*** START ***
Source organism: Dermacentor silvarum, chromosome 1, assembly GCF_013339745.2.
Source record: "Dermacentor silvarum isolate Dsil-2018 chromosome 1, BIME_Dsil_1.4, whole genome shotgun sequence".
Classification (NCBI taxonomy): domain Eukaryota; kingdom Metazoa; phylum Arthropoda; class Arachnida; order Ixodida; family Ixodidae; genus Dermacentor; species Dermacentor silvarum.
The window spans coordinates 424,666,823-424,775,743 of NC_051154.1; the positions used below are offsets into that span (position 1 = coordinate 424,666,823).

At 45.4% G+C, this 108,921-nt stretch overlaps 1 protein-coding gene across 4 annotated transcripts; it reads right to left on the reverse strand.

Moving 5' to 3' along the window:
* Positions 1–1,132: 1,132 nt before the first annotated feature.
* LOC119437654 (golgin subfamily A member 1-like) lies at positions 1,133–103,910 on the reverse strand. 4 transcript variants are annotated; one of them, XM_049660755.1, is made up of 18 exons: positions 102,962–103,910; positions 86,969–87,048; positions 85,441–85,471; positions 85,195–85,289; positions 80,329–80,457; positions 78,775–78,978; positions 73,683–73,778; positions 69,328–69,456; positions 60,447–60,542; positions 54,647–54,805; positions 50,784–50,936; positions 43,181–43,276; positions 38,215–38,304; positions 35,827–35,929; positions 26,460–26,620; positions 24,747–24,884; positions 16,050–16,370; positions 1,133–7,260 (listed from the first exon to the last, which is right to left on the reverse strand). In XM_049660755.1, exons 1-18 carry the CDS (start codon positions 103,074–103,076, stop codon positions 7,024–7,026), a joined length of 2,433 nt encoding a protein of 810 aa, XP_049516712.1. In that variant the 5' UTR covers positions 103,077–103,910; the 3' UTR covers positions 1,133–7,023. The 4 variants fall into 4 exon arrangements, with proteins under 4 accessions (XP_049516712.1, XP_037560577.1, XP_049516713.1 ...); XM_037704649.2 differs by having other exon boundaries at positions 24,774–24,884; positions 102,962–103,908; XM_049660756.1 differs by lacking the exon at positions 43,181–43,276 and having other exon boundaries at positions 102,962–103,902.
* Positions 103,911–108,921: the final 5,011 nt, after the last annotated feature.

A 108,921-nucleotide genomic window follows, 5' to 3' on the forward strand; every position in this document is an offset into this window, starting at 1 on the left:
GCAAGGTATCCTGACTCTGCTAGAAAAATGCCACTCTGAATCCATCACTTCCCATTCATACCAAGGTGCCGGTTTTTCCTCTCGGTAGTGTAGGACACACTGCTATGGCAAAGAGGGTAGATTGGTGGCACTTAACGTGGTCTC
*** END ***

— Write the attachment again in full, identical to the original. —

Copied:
Source organism: Dermacentor silvarum, chromosome 1, assembly GCF_013339745.2.
Source record: "Dermacentor silvarum isolate Dsil-2018 chromosome 1, BIME_Dsil_1.4, whole genome shotgun sequence".
Classification (NCBI taxonomy): domain Eukaryota; kingdom Metazoa; phylum Arthropoda; class Arachnida; order Ixodida; family Ixodidae; genus Dermacentor; species Dermacentor silvarum.
The window spans coordinates 424,666,823-424,775,743 of NC_051154.1; the positions used below are offsets into that span (position 1 = coordinate 424,666,823).

At 45.4% G+C, this 108,921-nt stretch overlaps 1 protein-coding gene across 4 annotated transcripts; it reads right to left on the reverse strand.

Moving 5' to 3' along the window:
* Positions 1–1,132: 1,132 nt before the first annotated feature.
* LOC119437654 (golgin subfamily A member 1-like) lies at positions 1,133–103,910 on the reverse strand. 4 transcript variants are annotated; one of them, XM_049660755.1, is made up of 18 exons: positions 102,962–103,910; positions 86,969–87,048; positions 85,441–85,471; positions 85,195–85,289; positions 80,329–80,457; positions 78,775–78,978; positions 73,683–73,778; positions 69,328–69,456; positions 60,447–60,542; positions 54,647–54,805; positions 50,784–50,936; positions 43,181–43,276; positions 38,215–38,304; positions 35,827–35,929; positions 26,460–26,620; positions 24,747–24,884; positions 16,050–16,370; positions 1,133–7,260 (listed from the first exon to the last, which is right to left on the reverse strand). In XM_049660755.1, exons 1-18 carry the CDS (start codon positions 103,074–103,076, stop codon positions 7,024–7,026), a joined length of 2,433 nt encoding a protein of 810 aa, XP_049516712.1. In that variant the 5' UTR covers positions 103,077–103,910; the 3' UTR covers positions 1,133–7,023. The 4 variants fall into 4 exon arrangements, with proteins under 4 accessions (XP_049516712.1, XP_037560577.1, XP_049516713.1 ...); XM_037704649.2 differs by having other exon boundaries at positions 24,774–24,884; positions 102,962–103,908; XM_049660756.1 differs by lacking the exon at positions 43,181–43,276 and having other exon boundaries at positions 102,962–103,902.
* Positions 103,911–108,921: the final 5,011 nt, after the last annotated feature.

A 108,921-nucleotide genomic window follows, 5' to 3' on the forward strand; every position in this document is an offset into this window, starting at 1 on the left:
GCAAGGTATCCTGACTCTGCTAGAAAAATGCCACTCTGAATCCATCACTTCCCATTCATACCAAGGTGCCGGTTTTTCCTCTCGGTAGTGTAGGACACACTGCTATGGCAAAGAGGGTAGATTGGTGGCACTTAACGTGGTCTC